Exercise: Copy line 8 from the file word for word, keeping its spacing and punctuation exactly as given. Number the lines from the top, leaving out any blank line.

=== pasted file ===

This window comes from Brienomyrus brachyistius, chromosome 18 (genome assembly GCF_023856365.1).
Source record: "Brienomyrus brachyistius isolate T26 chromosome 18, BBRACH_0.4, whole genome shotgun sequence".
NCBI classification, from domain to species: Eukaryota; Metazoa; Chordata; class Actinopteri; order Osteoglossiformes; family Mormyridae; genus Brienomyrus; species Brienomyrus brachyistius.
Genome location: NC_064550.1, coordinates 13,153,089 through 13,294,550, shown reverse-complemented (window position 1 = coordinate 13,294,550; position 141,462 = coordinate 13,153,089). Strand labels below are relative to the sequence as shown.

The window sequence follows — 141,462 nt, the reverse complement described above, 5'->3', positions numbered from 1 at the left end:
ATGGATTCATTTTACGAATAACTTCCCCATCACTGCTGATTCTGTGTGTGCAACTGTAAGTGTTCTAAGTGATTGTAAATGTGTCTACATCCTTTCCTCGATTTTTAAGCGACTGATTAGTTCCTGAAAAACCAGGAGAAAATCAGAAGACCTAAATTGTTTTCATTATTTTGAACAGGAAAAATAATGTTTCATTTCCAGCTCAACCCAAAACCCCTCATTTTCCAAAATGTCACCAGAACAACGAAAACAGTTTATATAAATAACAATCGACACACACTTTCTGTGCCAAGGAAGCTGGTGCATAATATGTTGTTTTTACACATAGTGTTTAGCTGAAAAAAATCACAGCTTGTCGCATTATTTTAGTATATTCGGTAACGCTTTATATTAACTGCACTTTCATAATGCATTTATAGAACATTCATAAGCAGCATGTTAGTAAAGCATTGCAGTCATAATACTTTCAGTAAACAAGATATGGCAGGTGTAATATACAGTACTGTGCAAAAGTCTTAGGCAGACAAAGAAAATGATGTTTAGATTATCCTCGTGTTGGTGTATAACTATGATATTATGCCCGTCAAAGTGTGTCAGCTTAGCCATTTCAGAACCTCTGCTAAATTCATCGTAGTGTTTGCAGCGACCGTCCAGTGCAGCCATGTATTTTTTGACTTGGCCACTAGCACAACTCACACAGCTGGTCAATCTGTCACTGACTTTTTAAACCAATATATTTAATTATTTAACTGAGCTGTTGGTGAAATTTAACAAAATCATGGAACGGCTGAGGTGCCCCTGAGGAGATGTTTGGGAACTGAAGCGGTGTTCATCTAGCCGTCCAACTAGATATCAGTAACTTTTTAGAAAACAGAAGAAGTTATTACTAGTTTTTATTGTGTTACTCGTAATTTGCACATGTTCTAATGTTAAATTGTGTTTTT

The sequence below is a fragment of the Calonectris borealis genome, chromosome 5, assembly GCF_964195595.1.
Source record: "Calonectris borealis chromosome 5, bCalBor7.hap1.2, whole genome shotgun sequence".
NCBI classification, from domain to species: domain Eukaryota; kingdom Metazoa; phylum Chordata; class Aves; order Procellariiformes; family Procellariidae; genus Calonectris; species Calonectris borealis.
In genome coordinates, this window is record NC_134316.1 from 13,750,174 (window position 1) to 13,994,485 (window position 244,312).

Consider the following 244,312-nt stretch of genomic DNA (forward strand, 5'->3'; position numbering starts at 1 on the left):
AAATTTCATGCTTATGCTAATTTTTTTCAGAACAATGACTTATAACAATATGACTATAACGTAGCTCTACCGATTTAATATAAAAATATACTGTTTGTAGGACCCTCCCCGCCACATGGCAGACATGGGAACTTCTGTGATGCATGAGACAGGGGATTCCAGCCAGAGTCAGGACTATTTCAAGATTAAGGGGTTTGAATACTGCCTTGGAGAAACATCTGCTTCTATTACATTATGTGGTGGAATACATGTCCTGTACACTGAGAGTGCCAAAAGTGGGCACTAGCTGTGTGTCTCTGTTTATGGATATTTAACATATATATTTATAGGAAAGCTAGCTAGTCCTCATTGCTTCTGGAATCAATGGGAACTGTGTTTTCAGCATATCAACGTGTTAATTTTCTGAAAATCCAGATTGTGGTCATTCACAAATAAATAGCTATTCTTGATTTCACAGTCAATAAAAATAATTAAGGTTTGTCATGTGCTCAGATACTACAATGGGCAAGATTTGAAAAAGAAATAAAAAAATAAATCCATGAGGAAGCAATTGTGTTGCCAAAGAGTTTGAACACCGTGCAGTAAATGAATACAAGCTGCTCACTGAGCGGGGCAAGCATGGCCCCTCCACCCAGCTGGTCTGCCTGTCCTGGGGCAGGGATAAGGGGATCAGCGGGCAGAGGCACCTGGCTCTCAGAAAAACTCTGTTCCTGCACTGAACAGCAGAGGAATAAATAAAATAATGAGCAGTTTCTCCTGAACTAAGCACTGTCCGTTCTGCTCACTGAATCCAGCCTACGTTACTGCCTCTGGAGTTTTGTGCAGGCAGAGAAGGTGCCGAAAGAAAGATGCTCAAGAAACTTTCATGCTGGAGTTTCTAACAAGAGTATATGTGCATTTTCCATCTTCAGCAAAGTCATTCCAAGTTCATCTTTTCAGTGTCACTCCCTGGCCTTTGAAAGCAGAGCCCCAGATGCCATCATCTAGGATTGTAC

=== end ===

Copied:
Source record: "Calonectris borealis chromosome 5, bCalBor7.hap1.2, whole genome shotgun sequence".